Monday, October 29, 2007

Hey Jack Kerouac

I’m reading “The Dharma Bums” by Jack Kerouac, in which the narrator hoboes across the United States in the ‘50s, wrestling with his own proto-Buddhist tendencies. Kerouac, binge-drinking alcoholic that he was, certainly had his attachments. But every once in a while he shows flashes of “getting it,” at least from what I can tell, my own flashes of “getting it” being few and far between as well. (And as they say, as soon as you think you’ve got it, you don’t.)

I liked this passage - complete with unconventional punctuation - in which he hits on the essential oneness of things, and the ways that all of the past snowballs down to us, becoming our reality in the present.

“It seemed that I had seen the ancient afternoon of that trail, from meadow rocks and lupine posies, to sudden revisits with the roaring stream with its splashed snag bridges and undersea greennesses, there was something inexpressibly broken in my heart as though I’d lived before and walked this trail, under similar circumstances with a fellow Bodhisattva, but maybe on a more important journey, I felt like lying down on the side of the trail and remembering it all. The woods do that to you, they always look familiar, long lost, like the face of a long-dead relative, like an old dream, like a piece of forgotten song drifting across the water, most of all like golden eternities of past childhood or past manhood and all the living and the dying and the heartbreak that went on a million years ago and the clouds as they pass overhead seem to testify (by their own lonesome familiarity) to this feeling. Ecstasy, even, I felt, with flashes of sudden remembrance, and feeling sweaty and drowsy I felt like sleeping and dreaming in the grass.”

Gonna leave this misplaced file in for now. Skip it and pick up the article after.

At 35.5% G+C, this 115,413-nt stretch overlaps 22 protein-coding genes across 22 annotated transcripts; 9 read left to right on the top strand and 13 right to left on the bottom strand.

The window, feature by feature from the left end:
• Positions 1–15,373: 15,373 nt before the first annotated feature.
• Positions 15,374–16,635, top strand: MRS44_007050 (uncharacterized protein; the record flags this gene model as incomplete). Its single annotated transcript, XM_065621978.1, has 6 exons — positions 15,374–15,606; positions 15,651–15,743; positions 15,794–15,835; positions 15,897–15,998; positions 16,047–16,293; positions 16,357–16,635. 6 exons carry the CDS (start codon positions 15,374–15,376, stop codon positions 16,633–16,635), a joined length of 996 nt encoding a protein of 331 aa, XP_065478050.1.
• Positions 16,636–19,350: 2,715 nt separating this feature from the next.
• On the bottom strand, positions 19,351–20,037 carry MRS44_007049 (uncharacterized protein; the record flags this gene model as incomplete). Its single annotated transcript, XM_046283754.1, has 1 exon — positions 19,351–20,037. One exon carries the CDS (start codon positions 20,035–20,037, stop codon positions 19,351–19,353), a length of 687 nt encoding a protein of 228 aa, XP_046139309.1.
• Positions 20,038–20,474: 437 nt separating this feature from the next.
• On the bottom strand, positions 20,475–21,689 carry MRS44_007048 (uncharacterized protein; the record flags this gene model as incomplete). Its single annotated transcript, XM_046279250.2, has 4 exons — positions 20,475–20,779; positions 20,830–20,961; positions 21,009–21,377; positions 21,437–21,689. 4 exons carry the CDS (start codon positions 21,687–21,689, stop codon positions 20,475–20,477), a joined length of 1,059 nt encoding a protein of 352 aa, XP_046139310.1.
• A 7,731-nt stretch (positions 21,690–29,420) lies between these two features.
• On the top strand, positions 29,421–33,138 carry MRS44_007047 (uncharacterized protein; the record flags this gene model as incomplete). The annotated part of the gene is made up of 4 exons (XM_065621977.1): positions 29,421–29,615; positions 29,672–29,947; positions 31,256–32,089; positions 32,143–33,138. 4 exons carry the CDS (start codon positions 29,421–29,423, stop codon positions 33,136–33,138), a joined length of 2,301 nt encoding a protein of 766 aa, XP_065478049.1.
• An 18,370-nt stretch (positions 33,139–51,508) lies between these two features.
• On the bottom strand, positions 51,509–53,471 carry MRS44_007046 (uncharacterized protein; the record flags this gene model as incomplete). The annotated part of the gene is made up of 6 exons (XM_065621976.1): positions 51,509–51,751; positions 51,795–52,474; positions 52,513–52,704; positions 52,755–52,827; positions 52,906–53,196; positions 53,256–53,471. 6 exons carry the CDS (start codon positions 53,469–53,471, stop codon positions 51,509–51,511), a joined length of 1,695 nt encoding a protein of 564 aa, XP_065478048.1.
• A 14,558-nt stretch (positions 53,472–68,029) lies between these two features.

(Photo: Mercer Street, NoHo, Sept. 2007)


Anonymous said...

The Beats hooked into a very specific flow of artful energy, didn't they? I think they were the forerunners of all the movements of the 60's. They could envision what was about to happen, and relate their visions so poetically. Their work opened the door to the 60's. Wow.

Very cool post, and I do mean COOL, man COOL!!

Anonymous said...

I *HEART* Jack Kerouac!


Hey Jack Kerouac

I Think of your mother

And the tears she cried

Were cried for none other

Than her little boy lost in a little world he hated

And they dared to drag him down, her little boy courageous.


Lyrics by: 10,000 Maniacs - Hey Jack Kerouac

Anonymous said...

JDZS: You know the source of my headline, I see. :)

Reya: Absolutely! The sixties owe a lot to the beats and their rebellious, questioning, adventuresome attitudes!

Anonymous said...

Hey, it's nice to have you back! I think it's great you have explored what it is you want to do with the blog and have it be "more natural".

Kerouac is an interesting character, he spent time in the PNW woods, and I can feel that in this passage. Btw, the picture has a painterly quality to it, in fact, it could be pixar-animation. Very cool lighting.


Anonymous said...

Love that book... just spent many weeks doing a lot of meditating (no computer, no tv, shut off the phone during the daylight hours and you have a lot of time)
I thought of you a LOT. Am going to re-read the Quantum and the Lotus by M. Ricard and Trinh Xuan Thuan.